I received samples of natural perfumes, as well. Quite a few, in fact. Sampling so many different perfumes as I have reminds me of how vastly different blending 'hands' can be. The hands run the spectrum of light, airy, barely-there blending, to heavy, shoulder sagging, slap-you-up-side-the-face, "Look ma! I'm RIGHT HERE!" kinds of blending. Choices are good, no? I mean, it would be a shame if every single blend had the same intensity. Just as our moods change, so should the density of our scent.
When I'm riding, my helmet smashing down my hair, goggles leaving funny alien-eye impressions on my face, I don't want a heavy, flowery, cloying cloud of essence swirling around me. I want sunshine and blue skies. Something light and magical that makes me feel that more than just my body is flying in the wind. Not that I can smell the perfume I'm wearing while cruising down the road at 55 mph, but there is the occassional required stop to dry off the monkey butt or get a cool drink. I don't want to be smashed in the nose with heavy ylang and jasmine and tuberose with a healthy dose of patchouli as I step off the bike ~ I want citrus, a little yuzu with pink grapefruit and maybe a scosh of lime all dressed up with a pinch of labdanum, a hint of galbanum ~ maybe even a bit of that French rosemary.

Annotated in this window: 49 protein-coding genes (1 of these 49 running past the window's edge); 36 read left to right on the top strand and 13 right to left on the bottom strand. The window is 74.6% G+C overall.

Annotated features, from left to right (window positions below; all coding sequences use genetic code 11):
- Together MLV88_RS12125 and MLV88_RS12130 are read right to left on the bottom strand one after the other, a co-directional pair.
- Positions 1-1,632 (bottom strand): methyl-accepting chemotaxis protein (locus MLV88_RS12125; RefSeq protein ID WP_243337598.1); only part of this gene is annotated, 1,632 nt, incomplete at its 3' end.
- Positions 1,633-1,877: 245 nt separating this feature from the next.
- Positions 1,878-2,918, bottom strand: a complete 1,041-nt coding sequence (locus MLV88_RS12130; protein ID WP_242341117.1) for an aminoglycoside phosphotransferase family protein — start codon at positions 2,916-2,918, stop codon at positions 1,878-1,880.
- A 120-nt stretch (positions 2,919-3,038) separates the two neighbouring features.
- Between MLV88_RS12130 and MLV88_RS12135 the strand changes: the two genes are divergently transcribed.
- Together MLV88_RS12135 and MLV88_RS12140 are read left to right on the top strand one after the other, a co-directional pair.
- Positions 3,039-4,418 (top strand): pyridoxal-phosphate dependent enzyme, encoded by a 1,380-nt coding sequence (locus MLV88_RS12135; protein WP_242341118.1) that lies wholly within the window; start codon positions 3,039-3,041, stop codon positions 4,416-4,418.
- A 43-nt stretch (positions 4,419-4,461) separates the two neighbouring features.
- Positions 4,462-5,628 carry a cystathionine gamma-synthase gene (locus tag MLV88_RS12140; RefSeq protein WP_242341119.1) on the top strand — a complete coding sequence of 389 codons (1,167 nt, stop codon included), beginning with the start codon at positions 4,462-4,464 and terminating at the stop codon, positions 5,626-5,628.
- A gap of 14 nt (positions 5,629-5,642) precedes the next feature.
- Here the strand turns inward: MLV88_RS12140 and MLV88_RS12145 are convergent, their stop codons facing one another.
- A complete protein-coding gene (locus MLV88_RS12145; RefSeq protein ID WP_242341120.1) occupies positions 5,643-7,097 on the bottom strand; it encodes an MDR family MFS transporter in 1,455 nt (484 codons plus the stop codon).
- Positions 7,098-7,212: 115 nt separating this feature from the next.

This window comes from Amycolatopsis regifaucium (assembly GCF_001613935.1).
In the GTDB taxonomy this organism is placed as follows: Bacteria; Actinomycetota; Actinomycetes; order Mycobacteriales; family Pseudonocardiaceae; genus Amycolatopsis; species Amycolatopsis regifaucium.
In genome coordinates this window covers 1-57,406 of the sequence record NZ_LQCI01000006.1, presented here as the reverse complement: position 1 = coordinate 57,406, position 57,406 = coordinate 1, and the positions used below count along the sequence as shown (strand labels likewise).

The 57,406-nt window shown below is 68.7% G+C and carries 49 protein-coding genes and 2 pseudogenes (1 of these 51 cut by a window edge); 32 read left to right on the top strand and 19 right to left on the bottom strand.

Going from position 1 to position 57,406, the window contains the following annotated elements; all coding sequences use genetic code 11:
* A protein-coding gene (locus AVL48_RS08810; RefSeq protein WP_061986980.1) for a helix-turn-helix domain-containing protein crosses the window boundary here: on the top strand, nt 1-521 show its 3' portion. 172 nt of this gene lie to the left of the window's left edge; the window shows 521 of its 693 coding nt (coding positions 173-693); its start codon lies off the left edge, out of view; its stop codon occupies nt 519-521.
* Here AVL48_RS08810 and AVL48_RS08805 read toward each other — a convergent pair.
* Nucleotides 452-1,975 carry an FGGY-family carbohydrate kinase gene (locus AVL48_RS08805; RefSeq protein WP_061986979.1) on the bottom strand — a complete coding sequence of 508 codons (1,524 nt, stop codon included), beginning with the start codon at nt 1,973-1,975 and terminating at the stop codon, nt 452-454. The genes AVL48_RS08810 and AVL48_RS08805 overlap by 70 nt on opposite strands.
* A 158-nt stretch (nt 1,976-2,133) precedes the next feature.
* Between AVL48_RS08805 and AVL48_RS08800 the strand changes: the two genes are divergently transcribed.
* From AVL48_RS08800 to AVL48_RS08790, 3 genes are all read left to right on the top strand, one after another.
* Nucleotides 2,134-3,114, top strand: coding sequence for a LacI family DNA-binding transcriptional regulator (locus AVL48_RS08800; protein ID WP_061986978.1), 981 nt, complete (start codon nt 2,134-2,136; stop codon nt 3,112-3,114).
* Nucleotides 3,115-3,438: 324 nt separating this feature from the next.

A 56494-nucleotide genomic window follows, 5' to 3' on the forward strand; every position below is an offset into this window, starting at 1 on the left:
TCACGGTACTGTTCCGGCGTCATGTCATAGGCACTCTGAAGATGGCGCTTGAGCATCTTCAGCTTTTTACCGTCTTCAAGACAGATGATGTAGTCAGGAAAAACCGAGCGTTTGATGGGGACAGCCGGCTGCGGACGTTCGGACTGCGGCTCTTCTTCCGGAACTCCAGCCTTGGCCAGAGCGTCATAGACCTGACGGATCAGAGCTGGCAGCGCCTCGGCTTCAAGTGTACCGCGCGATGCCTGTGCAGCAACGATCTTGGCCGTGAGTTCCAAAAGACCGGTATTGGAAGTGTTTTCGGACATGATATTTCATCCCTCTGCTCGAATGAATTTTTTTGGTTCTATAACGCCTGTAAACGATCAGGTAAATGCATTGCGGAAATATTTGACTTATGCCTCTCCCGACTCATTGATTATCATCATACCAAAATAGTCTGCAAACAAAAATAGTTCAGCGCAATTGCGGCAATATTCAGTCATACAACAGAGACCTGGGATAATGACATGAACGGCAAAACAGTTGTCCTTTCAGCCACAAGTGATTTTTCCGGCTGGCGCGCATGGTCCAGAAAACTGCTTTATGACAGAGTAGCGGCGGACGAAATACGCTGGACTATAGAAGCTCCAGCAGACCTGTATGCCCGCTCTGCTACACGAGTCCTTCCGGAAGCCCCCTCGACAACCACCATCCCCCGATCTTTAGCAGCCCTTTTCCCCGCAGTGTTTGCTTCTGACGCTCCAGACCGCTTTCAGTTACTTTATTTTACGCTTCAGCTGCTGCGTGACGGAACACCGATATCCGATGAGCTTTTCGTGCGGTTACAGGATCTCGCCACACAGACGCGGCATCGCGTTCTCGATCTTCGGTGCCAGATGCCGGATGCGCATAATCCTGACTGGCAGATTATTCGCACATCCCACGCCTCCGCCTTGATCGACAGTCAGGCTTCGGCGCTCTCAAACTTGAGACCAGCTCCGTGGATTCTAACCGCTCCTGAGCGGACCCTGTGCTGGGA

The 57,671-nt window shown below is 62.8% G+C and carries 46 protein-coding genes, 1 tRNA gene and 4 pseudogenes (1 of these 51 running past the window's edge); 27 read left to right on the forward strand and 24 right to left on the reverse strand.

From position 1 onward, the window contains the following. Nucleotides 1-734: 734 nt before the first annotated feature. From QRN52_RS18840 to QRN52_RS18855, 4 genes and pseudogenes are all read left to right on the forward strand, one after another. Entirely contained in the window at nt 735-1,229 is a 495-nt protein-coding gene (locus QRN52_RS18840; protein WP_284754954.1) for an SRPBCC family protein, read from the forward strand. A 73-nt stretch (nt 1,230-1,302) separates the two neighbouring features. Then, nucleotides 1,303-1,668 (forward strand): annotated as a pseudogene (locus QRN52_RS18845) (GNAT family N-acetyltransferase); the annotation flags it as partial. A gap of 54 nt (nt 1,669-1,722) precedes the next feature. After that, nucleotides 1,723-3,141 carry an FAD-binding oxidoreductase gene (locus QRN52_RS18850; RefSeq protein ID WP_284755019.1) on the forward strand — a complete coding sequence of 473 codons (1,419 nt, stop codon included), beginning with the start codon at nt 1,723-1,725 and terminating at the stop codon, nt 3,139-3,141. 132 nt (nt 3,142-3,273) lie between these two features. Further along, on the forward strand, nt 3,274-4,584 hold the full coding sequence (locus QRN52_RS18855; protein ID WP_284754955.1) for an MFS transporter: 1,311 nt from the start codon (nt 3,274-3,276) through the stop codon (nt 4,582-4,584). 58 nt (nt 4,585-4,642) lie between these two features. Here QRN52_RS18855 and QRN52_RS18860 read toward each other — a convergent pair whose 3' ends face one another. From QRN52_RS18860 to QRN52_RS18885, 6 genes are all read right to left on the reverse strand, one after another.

When I'm off to my favorite pub to share a basket of fried pickles and drink warm, dark beer with a few friends, I want something earthier. Cepes, patchouli, amber blends, oudh with rose, sandalwood with a shadow of jasmine sambac. A scent that's a little heavier, not so floral, more attuned to the atmosphere of dark walls, dark woods, throaty laughter and the scent of rich foods.
Other times, like when I'm feeling a little frisky, I splash on the florals. Linden blossom absolute diluted way down with a teensy bit of vanilla, loads of jasmines and a touch of mushroom, or maybe something a little more complex with carnation, jasmine, rose, tuberose and neroli based in Himalayan cedarwood and oakmoss.
There is a scent for every mood, and a scent-maker for every moody person.
The latest perfume samples I received came from a perfumer who's been at the game a while, but has been thrashed about by the 'powers that be' to the point of almost losing confidence. She needn't fear her creations are as bad as some claim they are (considering the claimants have never actually tried the perfumes and are basing their opinion on hearsay). The samples I received were elementals, beautiful representations of Air, Fire, Earth and Water. The elemental Earth is sensuality in a bottle, warm and sexy, like the strong, muscular arms of your favorite horny he-man. Water is a step away from the beach and delves into the depths where seaweed and quiet lapping waves live, enveloping and gentle. The Air element is fresh and herbal and whispers of open meadows and endless blue skies. Fire is my favorite of the elementals in this batch of samples. It blends the spicy fire with sweetness, like eating Thai food with a big pitcher of sweet tea to douse the flames. Scrumptious!
There are two points I'd like to make here. One is to sample, sample, sample to find your perfect mood scent, and two, don't dare give your opinion of someone's perfumes unless you've actually tried them.